SpaceX completes failure probe, gears up for new launch

© U.S. Launch Report/Handout via REUTERS An explosion on the launch site of a SpaceX Falcon 9 rocket is shown in this still image from video in Cape Canaveral, Florida, U.S. September 1, 2016.
After an exhaustive investigation, SpaceX engineers have identified the most likely cause of the spectacular explosion of a Falcon 9 rocket during a pre-launch test Sept. 1 that destroyed the booster and its $195 million satellite payload, the company announced Monday.

SpaceX engineers believe the Cape Canaveral Air Force Station mishap was triggered by the failure of a high-pressure helium tank, one of three used to pressurize the second stage liquid oxygen tank.

Putting corrective actions in place, the company said Monday it plans to resume flights with a launch from Vandenberg Air Force Base northwest of Los Angeles on Jan. 8 to boost 10 Iridium NEXT satellite telephone relay stations into orbit.

It is not yet known when SpaceX plans to resume flights from Cape Canaveral. Launch complex 41 at the Florida Air Force station was heavily damaged in the Sept. 1 mishap, and the company plans to use a repurposed space shuttle launch pad at the nearby Kennedy Space Center for its next Falcon 9 flight from Florida.

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Sources indicate the first flight from Kennedy will be another commercial mission. The next SpaceX flight to deliver cargo to the International Space Station, the company’s 10th under contract to NASA, is expected to take place some time after the commercial mission.

SpaceX’s Falcon 9 rocket uses super-cooled, or “densified,” liquid oxygen and RP-1 kerosene fuel to provide additional performance during ascent. To achieve and maintain the desired low temperatures, propellant loading begins just 35 minutes before launch.

To push propellants to the rocket’s engines, the Falcon 9 uses highly pressurized helium stored in aluminum bottles, wrapped in a tough, insulating carbon composite material. The bottles, known as composite overwrap pressure vessels, or COPVs, are mounted inside the propellant tanks, submerged in frigid liquid oxygen and chilled kerosene.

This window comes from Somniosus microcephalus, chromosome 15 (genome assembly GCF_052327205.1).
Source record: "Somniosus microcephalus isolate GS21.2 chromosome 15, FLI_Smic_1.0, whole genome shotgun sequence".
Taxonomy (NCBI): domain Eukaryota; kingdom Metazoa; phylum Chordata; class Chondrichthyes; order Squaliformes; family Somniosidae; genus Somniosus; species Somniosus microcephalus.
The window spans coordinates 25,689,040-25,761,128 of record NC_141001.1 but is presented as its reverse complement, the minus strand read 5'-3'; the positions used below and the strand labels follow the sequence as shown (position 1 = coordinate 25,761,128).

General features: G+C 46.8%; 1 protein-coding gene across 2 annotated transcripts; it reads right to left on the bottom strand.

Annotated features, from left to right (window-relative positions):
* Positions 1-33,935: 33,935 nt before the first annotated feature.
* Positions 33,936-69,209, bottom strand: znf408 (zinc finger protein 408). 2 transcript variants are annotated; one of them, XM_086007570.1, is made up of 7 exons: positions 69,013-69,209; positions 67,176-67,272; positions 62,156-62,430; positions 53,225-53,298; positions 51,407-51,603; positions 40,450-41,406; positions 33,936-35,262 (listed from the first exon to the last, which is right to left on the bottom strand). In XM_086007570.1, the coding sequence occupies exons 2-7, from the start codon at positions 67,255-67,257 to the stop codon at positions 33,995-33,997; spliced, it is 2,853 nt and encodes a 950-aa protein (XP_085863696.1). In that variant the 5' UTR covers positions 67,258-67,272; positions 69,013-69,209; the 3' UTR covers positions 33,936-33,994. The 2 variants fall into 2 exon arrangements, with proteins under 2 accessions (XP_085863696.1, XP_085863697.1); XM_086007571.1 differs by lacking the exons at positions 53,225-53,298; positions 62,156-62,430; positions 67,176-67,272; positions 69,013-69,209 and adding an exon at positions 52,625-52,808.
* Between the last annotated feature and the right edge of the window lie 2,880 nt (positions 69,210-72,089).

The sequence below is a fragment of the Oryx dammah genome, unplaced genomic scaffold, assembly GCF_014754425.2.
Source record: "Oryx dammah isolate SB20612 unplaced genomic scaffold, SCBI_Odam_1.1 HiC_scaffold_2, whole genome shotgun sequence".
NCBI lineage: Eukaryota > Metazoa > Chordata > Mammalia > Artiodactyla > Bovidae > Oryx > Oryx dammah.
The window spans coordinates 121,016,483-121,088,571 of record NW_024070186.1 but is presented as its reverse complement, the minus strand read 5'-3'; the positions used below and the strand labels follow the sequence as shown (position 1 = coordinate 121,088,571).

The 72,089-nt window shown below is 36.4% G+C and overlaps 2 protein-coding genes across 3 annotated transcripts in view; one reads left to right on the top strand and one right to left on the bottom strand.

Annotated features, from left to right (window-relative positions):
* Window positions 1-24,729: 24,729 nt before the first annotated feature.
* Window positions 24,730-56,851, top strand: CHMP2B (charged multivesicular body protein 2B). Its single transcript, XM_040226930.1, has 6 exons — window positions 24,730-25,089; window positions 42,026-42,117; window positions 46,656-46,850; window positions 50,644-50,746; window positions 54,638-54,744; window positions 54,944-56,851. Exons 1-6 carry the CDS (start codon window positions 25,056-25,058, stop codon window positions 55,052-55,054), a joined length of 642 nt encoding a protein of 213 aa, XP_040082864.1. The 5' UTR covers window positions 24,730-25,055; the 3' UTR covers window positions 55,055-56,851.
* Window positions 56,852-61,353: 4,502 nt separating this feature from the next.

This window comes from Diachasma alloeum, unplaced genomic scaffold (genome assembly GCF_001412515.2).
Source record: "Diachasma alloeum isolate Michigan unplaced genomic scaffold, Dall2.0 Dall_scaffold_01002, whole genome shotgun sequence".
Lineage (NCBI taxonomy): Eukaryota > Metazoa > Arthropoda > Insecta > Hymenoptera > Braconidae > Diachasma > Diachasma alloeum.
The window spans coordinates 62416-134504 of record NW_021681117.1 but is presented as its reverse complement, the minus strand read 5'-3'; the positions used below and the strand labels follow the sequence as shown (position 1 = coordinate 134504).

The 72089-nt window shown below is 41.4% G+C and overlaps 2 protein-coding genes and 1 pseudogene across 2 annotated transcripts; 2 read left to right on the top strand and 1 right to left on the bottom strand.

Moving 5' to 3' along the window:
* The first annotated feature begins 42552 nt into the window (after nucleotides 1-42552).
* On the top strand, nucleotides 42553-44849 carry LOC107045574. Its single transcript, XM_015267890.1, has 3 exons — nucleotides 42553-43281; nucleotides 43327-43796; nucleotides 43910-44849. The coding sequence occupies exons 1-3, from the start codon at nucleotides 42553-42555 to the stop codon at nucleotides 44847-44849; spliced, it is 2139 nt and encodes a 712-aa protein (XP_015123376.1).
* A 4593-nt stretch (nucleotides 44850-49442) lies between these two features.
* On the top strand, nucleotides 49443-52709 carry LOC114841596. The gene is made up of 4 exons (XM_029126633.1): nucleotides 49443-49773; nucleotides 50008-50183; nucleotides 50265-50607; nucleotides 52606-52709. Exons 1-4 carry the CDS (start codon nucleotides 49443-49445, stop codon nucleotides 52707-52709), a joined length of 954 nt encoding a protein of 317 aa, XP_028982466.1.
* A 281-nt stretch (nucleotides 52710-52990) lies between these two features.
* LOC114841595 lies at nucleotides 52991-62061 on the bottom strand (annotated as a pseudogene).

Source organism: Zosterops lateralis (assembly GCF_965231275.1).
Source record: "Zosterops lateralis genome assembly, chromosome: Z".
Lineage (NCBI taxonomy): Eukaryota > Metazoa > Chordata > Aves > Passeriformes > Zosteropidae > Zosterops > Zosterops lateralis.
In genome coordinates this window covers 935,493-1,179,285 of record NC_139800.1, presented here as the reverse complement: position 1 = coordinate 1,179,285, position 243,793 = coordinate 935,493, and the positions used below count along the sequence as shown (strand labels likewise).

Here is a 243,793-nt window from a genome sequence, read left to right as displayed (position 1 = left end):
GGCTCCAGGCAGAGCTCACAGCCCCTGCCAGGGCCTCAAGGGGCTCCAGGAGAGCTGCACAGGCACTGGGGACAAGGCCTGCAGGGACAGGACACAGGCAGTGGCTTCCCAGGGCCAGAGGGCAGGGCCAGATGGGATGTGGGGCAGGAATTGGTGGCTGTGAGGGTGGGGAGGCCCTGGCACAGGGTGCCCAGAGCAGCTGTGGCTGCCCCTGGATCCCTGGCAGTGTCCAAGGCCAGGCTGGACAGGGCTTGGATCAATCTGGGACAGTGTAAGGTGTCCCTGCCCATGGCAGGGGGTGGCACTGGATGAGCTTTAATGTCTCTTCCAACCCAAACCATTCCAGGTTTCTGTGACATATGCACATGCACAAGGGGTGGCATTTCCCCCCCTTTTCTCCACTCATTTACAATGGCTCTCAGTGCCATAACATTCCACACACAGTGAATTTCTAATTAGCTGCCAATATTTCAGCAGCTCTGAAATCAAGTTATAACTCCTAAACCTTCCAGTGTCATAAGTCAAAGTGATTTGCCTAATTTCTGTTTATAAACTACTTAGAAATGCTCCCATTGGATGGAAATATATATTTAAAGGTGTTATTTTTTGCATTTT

On Sept. 1, about five minutes before a planned test firing of the Falcon’s nine Merlin 1D first stage engines -- a routine pre-launch test for SpaceX -- the second stage suddenly exploded in a spectacular conflagration that was caught on video and widely seen around the world.

The rocket and its $195 million payload, a commercial communications satellite, were destroyed, causing heavy damage to launch complex 41 at the Cape Canaveral Air Force Station. Just 93 milliseconds elapsed from the first signs of trouble to the explosion.

“Investigators scoured more than 3,000 channels of video and telemetry data covering a very brief timeline of events,” SpaceX said in a statement posted to its website. “Because the failure occurred on the ground, investigators were also able to review umbilical data, ground-based video, and physical debris.

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“To validate investigation analysis and findings, SpaceX conducted a wide range of tests at its facilities in Hawthorne, California and McGregor, Texas.”

SpaceX is generally tight-lipped when it comes to technical details, and the statement posted Monday provided only a general overview of the team’s findings. It said accident investigators “concluded that one of the three composite overwrapped pressure vessels (COPVs) inside the second stage liquid oxygen (LOX) tank failed.”

“Specifically, the investigation team concluded the failure was likely due to the accumulation of oxygen between the COPV liner and overwrap in a void or a buckle in the liner,” the company said.

Investigators believe those extremely low temperatures may have caused some of that trapped oxygen to solidify. In any case, when the tank was pressurized, trapped oxygen pushing against the carbon overwrap fibers likely generated friction “leading to ignition and the subsequent failure of the COPV.”

Liquid oxygen has a temperature of around minus 298 degrees Fahrenheit, but SpaceX chills the propellant to around minus 340 degrees for use aboard the Falcon 9. The RP-1 kerosene fuel, which normally is stored at a room temperature 70 degrees, also is chilled. The lower temperatures increase the propellants’ density.